This study examines how perceived residential reputations – that is, how people think non-residents assess the reputation of their neighbourhood – affect neighbourhood attachment, including residents’ sense of belonging, local civic membership, social relationships and compliance with social rules and norms in the neighbourhood. We focus on Santiago, the capital city of Chile: a highly segregated context. We use data from the Chilean Longitudinal Social Survey (ELSOC, 2016–2019) and information on neighbourhood characteristics. Results show that perceived residential reputations affect neighbourhood attachment, even after adjusting for time-invariant individual heterogeneity and lagged dependent variables. Specifically, perceived stigma reduces residents’ neighbourhood identification, physical rootedness, trust and sociability with neighbours, while positive perceived reputations improve these components of neighbourhood attachment, although to a lesser extent. However, perceived residential reputations do not affect the formation of strong ties between neighbours or local participation, suggesting that residential reputations mainly influence affective components of neighbourhood attachment. We conclude that perceived residential reputations reinforce the influence of individual characteristics and objective neighbourhood conditions in producing diverging patterns of neighbourhood attachment, with broader implications for social inequality in the city.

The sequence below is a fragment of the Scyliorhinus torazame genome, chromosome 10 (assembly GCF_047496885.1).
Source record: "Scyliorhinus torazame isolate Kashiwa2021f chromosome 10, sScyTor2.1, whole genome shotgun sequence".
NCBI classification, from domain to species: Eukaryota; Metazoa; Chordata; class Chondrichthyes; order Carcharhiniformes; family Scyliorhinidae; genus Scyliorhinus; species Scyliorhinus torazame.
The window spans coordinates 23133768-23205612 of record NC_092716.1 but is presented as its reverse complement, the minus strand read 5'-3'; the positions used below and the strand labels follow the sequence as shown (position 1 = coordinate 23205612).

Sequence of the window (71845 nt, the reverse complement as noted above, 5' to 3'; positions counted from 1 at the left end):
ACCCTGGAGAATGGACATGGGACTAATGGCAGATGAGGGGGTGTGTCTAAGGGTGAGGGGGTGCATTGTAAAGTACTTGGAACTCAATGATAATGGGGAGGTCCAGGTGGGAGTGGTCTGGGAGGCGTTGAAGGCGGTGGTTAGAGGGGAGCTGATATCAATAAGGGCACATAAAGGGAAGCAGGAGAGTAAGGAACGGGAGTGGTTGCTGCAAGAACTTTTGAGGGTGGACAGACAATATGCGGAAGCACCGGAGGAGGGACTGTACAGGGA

Como citar: Otero, G., Ramond, Q., Méndez, M. L., Carranza, R., Link, F., & Ruiz-Tagle, J. (2023). The damages of stigma, the benefits of prestige: Examining the consequences of perceived residential reputations on neighbourhood attachment. Urban Studies, 0(0). https://doi.org/10.1177/00420980231186141